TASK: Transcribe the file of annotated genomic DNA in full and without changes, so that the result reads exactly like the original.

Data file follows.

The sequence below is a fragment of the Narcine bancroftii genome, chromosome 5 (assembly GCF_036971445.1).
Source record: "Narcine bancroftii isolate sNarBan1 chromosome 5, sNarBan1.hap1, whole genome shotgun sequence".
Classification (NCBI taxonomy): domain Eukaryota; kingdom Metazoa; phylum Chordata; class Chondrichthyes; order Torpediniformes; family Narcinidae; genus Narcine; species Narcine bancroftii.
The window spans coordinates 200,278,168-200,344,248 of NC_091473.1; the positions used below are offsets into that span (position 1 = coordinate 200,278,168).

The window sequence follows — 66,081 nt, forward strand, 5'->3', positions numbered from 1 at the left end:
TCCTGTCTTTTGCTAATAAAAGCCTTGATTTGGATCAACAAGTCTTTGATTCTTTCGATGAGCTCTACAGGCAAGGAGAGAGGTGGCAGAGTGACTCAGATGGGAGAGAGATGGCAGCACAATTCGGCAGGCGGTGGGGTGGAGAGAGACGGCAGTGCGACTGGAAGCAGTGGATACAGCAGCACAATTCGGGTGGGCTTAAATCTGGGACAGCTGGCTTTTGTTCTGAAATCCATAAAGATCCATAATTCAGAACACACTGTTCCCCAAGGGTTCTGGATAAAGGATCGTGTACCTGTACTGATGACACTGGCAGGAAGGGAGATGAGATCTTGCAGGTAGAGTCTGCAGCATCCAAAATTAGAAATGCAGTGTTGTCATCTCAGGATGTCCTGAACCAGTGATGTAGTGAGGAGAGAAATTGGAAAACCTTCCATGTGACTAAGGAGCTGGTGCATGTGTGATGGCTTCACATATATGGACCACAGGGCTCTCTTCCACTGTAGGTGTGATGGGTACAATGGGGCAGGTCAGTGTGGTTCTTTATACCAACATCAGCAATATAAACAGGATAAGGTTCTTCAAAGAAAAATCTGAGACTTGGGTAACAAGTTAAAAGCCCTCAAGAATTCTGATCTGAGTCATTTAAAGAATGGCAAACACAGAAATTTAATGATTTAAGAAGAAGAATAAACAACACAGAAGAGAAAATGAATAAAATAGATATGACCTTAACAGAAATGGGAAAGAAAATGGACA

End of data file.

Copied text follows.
The sequence below is a fragment of the Narcine bancroftii genome, chromosome 5 (assembly GCF_036971445.1).
Source record: "Narcine bancroftii isolate sNarBan1 chromosome 5, sNarBan1.hap1, whole genome shotgun sequence".
Classification (NCBI taxonomy): domain Eukaryota; kingdom Metazoa; phylum Chordata; class Chondrichthyes; order Torpediniformes; family Narcinidae; genus Narcine; species Narcine bancroftii.
The window spans coordinates 200,278,168-200,344,248 of NC_091473.1; the positions used below are offsets into that span (position 1 = coordinate 200,278,168).

The window sequence follows — 66,081 nt, forward strand, 5'->3', positions numbered from 1 at the left end:
TCCTGTCTTTTGCTAATAAAAGCCTTGATTTGGATCAACAAGTCTTTGATTCTTTCGATGAGCTCTACAGGCAAGGAGAGAGGTGGCAGAGTGACTCAGATGGGAGAGAGATGGCAGCACAATTCGGCAGGCGGTGGGGTGGAGAGAGACGGCAGTGCGACTGGAAGCAGTGGATACAGCAGCACAATTCGGGTGGGCTTAAATCTGGGACAGCTGGCTTTTGTTCTGAAATCCATAAAGATCCATAATTCAGAACACACTGTTCCCCAAGGGTTCTGGATAAAGGATCGTGTACCTGTACTGATGACACTGGCAGGAAGGGAGATGAGATCTTGCAGGTAGAGTCTGCAGCATCCAAAATTAGAAATGCAGTGTTGTCATCTCAGGATGTCCTGAACCAGTGATGTAGTGAGGAGAGAAATTGGAAAACCTTCCATGTGACTAAGGAGCTGGTGCATGTGTGATGGCTTCACATATATGGACCACAGGGCTCTCTTCCACTGTAGGTGTGATGGGTACAATGGGGCAGGTCAGTGTGGTTCTTTATACCAACATCAGCAATATAAACAGGATAAGGTTCTTCAAAGAAAAATCTGAGACTTGGGTAACAAGTTAAAAGCCCTCAAGAATTCTGATCTGAGTCATTTAAAGAATGGCAAACACAGAAATTTAATGATTTAAGAAGAAGAATAAACAACACAGAAGAGAAAATGAATAAAATAGATATGACCTTAACAGAAATGGGAAAGAAAATGGACA